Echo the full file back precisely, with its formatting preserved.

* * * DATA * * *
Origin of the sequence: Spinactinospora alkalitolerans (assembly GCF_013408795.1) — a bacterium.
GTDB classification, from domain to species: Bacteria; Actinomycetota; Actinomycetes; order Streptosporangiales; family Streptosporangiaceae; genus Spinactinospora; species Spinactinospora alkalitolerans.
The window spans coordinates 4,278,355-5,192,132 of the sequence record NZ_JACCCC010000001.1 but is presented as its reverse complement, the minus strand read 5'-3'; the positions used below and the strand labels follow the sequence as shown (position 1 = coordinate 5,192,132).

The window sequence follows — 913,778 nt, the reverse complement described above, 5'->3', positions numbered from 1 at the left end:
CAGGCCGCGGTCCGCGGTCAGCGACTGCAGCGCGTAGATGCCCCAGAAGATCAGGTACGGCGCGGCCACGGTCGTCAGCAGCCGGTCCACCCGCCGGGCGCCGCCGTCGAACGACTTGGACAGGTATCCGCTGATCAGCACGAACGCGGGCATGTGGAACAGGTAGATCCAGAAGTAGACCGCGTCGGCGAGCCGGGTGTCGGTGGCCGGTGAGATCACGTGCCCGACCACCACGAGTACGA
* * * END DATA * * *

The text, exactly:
Origin of the sequence: Spinactinospora alkalitolerans (assembly GCF_013408795.1) — a bacterium.
GTDB classification, from domain to species: Bacteria; Actinomycetota; Actinomycetes; order Streptosporangiales; family Streptosporangiaceae; genus Spinactinospora; species Spinactinospora alkalitolerans.
The window spans coordinates 4,278,355-5,192,132 of the sequence record NZ_JACCCC010000001.1 but is presented as its reverse complement, the minus strand read 5'-3'; the positions used below and the strand labels follow the sequence as shown (position 1 = coordinate 5,192,132).

The window sequence follows — 913,778 nt, the reverse complement described above, 5'->3', positions numbered from 1 at the left end:
CAGGCCGCGGTCCGCGGTCAGCGACTGCAGCGCGTAGATGCCCCAGAAGATCAGGTACGGCGCGGCCACGGTCGTCAGCAGCCGGTCCACCCGCCGGGCGCCGCCGTCGAACGACTTGGACAGGTATCCGCTGATCAGCACGAACGCGGGCATGTGGAACAGGTAGATCCAGAAGTAGACCGCGTCGGCGAGCCGGGTGTCGGTGGCCGGTGAGATCACGTGCCCGACCACCACGAGTACGA